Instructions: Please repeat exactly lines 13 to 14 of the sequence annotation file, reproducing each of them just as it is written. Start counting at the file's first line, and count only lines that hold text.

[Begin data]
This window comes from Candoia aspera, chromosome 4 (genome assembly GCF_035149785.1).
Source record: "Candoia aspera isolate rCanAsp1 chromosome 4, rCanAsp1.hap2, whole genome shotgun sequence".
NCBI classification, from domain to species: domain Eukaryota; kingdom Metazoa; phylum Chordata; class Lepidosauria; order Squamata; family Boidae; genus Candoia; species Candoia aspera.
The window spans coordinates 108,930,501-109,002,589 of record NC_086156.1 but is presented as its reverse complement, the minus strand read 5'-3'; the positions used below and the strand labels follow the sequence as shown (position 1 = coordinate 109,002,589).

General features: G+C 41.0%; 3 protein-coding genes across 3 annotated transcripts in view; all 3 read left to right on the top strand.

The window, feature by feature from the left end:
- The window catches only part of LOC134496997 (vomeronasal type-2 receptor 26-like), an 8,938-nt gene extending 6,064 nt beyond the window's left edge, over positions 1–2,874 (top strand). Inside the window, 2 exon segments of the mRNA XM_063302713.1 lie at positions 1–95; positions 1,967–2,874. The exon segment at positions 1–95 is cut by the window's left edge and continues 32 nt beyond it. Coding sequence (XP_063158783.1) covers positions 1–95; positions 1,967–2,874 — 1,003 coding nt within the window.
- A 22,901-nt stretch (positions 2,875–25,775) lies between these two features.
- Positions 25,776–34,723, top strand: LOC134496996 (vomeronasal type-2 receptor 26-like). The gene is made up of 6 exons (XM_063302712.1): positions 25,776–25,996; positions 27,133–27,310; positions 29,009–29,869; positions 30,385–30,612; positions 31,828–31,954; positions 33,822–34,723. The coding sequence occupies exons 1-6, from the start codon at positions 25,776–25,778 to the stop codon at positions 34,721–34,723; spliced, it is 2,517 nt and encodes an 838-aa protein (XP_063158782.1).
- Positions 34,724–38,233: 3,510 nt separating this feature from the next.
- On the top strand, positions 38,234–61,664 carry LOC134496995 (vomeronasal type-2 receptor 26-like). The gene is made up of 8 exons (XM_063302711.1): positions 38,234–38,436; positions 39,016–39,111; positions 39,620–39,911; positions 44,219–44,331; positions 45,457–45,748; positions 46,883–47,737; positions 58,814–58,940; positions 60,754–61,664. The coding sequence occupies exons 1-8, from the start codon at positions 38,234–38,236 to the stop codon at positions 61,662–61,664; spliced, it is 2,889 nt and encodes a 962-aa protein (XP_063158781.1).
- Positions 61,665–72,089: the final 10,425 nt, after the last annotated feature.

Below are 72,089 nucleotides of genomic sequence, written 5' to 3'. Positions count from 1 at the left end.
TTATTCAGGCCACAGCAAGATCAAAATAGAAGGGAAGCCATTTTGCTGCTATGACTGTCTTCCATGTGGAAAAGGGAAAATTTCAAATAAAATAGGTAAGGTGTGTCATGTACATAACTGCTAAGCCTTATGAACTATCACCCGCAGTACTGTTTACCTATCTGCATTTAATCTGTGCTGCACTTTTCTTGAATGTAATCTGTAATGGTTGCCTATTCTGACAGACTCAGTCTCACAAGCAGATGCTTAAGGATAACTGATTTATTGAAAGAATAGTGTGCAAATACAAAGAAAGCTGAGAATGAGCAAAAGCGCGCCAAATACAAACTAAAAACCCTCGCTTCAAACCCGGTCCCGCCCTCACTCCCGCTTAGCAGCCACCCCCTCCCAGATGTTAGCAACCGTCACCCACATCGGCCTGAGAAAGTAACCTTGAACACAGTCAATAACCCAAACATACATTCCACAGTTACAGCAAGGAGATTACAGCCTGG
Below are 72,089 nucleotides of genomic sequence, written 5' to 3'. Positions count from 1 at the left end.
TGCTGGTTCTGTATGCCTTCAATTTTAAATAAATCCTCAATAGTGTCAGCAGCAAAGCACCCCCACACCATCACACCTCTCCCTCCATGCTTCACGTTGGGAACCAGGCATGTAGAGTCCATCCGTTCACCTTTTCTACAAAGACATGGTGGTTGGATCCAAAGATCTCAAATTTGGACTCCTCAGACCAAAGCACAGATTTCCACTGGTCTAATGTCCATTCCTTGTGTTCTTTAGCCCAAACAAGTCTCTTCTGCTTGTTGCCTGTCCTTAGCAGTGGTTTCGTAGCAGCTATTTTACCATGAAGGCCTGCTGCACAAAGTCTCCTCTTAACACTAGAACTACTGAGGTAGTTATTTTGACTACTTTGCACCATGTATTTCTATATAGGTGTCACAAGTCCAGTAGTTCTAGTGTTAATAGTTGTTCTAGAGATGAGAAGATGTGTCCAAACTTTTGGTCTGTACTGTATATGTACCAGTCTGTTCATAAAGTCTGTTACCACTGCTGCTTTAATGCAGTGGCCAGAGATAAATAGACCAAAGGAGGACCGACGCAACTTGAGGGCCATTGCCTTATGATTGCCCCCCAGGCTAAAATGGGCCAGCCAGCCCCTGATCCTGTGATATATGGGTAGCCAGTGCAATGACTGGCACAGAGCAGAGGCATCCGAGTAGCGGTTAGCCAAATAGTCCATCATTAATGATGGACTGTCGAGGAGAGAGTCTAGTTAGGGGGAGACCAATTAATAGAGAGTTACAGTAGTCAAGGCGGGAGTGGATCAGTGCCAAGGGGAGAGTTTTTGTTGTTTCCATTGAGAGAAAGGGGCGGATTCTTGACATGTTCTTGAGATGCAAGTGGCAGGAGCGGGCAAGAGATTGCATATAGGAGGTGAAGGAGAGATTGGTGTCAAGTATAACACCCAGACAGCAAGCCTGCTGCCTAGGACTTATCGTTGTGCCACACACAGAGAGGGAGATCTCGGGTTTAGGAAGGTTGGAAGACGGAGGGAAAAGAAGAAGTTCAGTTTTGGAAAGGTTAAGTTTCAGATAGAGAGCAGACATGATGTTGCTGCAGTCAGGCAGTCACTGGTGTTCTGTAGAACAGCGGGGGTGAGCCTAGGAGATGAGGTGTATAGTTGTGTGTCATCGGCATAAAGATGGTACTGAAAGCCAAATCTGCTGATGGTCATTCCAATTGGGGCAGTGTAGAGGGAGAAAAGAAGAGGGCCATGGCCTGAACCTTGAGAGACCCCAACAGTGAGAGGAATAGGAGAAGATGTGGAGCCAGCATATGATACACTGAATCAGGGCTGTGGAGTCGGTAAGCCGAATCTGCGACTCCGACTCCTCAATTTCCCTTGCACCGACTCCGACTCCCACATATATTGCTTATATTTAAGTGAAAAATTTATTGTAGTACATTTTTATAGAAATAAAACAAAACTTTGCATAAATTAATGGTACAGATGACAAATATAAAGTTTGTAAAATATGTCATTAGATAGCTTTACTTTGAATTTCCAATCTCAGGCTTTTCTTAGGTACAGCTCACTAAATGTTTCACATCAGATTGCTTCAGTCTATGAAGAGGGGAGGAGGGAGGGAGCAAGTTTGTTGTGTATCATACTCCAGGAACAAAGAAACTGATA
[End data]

Below are 72,089 nucleotides of genomic sequence, written 5' to 3'. Positions count from 1 at the left end.
TTATTCAGGCCACAGCAAGATCAAAATAGAAGGGAAGCCATTTTGCTGCTATGACTGTCTTCCATGTGGAAAAGGGAAAATTTCAAATAAAATAGGTAAGGTGTGTCATGTACATAACTGCTAAGCCTTATGAACTATCACCCGCAGTACTGTTTACCTATCTGCATTTAATCTGTGCTGCACTTTTCTTGAATGTAATCTGTAATGGTTGCCTATTCTGACAGACTCAGTCTCACAAGCAGATGCTTAAGGATAACTGATTTATTGAAAGAATAGTGTGCAAATACAAAGAAAGCTGAGAATGAGCAAAAGCGCGCCAAATACAAACTAAAAACCCTCGCTTCAAACCCGGTCCCGCCCTCACTCCCGCTTAGCAGCCACCCCCTCCCAGATGTTAGCAACCGTCACCCACATCGGCCTGAGAAAGTAACCTTGAACACAGTCAATAACCCAAACATACATTCCACAGTTACAGCAAGGAGATTACAGCCTGG